I think the reason lots of people (skeptics, atheists) say "so what" is because they are convinced that these stories didn't happen...
just like you are convinced that stories in Greek Mythology didn't happen.
After all if you think there never was any titan Prometheus who gave fire to humans, how would finding a boat make you think that the greek stories are true?
That having been said, I want to point out something important. Sometimes science denies something is possible very strongly, and then we find out it is possible. It happened in the past, like 18th and 19th centuries.
Today, many people are pretty sure that we have a good enough grasp of what happened in the last few thousand years to be able to say confidently that the flood and exodus didn't happen as described. And therefore, the "so what" reaction when you find one tiny piece of evidence SUGGESTING it MAY have happened -- while ignoring all the glaring reasons why it couldn't have happened.
For example: finding seashells on a mountain, while ignoring the fact that the amazon rain forest is a finely tuned ecosystem with predators and prey perfectly suited for each other, which could hardly have started with 2 predators and 2 prey of each kind (one or the other would go extinct in such a simplistic ecosystem, rather than develop into a full blown and intricate one with incredible genetic diversity in a mere 4 thousand years).
Many Christians deny evolution because it is viewed as a blind watchmaker, but on the other hand how do you explain the species in the amazon rain forest appearing in the last 4 thousand years?
I am saying, every person needs to view ALL the evidence and use consistent standards for the theory.
There will always be biases but you should consider arguments like that seriously. I think that subconsciously, most people don't see miracles today, AND they see lots of myths about magical stuff in the past which no one believes today, and they suspect that all supernatural accounts from the distant past are mistaken, no matter what culture they arose in or how much attention they were given. Couple this with actual evidence that this stuff probably never happened, and you have a strong presuppositional position. Is that bias?
Yes, but it is grounded in evidence and reasoning. Had we been seeing miracles or had the flood story not have serious problems with its plausibility, things might have been different. But that's the way the world looks.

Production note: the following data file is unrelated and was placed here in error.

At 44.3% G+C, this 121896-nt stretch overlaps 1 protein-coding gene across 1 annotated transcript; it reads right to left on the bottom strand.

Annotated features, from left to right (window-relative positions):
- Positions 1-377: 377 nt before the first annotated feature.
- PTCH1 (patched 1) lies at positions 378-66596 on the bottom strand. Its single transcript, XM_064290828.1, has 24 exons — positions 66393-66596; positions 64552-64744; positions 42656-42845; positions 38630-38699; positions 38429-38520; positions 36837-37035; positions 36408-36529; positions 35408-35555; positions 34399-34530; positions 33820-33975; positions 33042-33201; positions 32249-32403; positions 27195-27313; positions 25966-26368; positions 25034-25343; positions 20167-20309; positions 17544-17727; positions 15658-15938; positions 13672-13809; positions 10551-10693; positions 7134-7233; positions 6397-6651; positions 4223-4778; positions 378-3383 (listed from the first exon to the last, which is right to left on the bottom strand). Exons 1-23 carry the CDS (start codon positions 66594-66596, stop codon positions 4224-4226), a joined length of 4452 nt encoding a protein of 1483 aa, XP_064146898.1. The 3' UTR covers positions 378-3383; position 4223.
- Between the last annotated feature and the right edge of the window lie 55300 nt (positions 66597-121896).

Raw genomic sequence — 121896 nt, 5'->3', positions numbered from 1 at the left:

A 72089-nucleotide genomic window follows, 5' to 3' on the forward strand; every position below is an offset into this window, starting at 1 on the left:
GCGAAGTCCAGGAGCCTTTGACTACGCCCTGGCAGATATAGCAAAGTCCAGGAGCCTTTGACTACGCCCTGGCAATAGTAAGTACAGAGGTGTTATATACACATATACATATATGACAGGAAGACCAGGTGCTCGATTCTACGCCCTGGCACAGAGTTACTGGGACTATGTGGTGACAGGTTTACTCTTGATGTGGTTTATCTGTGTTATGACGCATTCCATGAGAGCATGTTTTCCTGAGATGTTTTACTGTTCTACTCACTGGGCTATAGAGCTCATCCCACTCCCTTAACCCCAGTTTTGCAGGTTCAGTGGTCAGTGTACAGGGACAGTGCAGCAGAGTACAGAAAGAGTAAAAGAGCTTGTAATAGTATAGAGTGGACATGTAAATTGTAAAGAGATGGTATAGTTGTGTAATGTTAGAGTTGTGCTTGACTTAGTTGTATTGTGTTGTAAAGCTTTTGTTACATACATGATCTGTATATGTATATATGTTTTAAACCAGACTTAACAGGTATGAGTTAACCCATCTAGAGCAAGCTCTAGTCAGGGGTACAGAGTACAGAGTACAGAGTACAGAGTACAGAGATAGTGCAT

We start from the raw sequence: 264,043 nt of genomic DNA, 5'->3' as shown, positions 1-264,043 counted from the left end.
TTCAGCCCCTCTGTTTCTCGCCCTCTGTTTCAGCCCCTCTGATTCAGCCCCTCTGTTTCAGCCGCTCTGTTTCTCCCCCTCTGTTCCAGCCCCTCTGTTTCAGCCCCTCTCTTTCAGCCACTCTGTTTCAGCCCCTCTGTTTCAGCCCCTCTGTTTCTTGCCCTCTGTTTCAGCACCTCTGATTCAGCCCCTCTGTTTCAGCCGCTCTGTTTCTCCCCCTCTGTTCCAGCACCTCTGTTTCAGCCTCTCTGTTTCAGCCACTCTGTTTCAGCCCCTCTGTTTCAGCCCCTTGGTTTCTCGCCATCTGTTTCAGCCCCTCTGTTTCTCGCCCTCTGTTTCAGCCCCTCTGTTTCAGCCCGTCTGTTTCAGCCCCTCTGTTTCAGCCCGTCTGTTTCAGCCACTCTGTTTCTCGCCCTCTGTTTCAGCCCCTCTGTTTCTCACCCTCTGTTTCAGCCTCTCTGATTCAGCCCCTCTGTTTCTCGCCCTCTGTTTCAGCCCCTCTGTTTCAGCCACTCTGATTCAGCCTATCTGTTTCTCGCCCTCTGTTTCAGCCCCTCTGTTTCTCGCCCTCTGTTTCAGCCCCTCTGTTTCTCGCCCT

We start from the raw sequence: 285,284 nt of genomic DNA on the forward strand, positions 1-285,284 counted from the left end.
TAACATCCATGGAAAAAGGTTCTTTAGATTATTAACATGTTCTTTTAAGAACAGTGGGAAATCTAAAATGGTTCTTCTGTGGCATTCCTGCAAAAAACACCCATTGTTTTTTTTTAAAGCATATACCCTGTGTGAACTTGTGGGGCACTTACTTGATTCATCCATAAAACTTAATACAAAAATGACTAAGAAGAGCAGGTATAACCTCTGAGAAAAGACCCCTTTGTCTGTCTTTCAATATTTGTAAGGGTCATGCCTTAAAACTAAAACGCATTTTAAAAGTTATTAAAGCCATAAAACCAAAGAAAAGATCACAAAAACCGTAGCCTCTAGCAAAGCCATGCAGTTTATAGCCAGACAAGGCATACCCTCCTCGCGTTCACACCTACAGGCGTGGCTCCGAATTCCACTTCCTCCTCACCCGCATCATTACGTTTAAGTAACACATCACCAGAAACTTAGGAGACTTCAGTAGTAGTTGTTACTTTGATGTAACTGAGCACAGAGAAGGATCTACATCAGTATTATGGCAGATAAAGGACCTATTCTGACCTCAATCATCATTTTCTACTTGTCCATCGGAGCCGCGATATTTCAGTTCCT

gleaner63 wrote: Quote from: ReasonableJeffSoooo... You ask a question about what can be inferred from certain evidence, and when you don't like the answer you just assume it's because of the other person's bias? It's certainly has *something* to do with their bias. I'm biased and have no problem to admitting it, do you?
Soooo... You ask a question about what can be inferred from certain evidence, and when you don't like the answer you just assume it's because of the other person's bias?
Quote a large boat (say, 300-ish cubits long, constructed of gopher wood...) dating back around 4000 years was discovered on the side of a mountain, what would that mean in your professional historical opinion? I would say, first of all, the find is certainly deserving of further investigation. After the initial report was made, that's all I would say, nothing more. If "God exists" is your answer, then you may want to re-examine your own personal biases. That wouldn't be my response at all, and as I've already admitted, I'm biased. The fact is, we found a boat. Maybe if "Noah wuz here" was carved into a beam... no, it wouldn't mean nothing, but it wouldn't mean more than what the evidence presents.I agree.If we could prove that Moses really did, with God's assistance, part the Red Sea (actually the reed sea), I think it would certainly prove God's existence. But I don't see any way one could prove it. I don't see how we could prove it either. I do believe there is much more evidence of and credible reports of UFOs- but the problem is we're relying on testimony and interpretations of others, for phenomena that defies normal experience for most of use. And it's not something that can be reproduced and tested scientifically.
I guess we don't disagree as much as it seemed like we would, which is a bit surprising considering the tone of your post. I'm actually a bit confused now, but I've been there before...
I don't see a problem with someone, tongue-in-cheek, giving you the only level of proof for a certain historical event that would be acceptable to them (time machine)- meaning, there is no "evidence" that would convince them. I don't see a problem with that- what evidence for Jesus' resurrection could there be? Different claims require different levels of proof, depending on the claim.
I think I may have misunderstood what you were trying to get at though- can you explain a little more what average atheists disagree with that they should agree with if they were open-minded and willing to accept evidence?
gleaner63 wrote: A question for you Jeff: If you were a lawyer, trying to convince a juror that the accused actually murdered his client, and that juror actually said, "...the only way I would believe that, or could be convinced of that, would be for me to travel back in a time machine and see it with my own eyes...". What would you say about that person's bias? Would it be the normal run-of-the-mill bias? Or would it be something far different?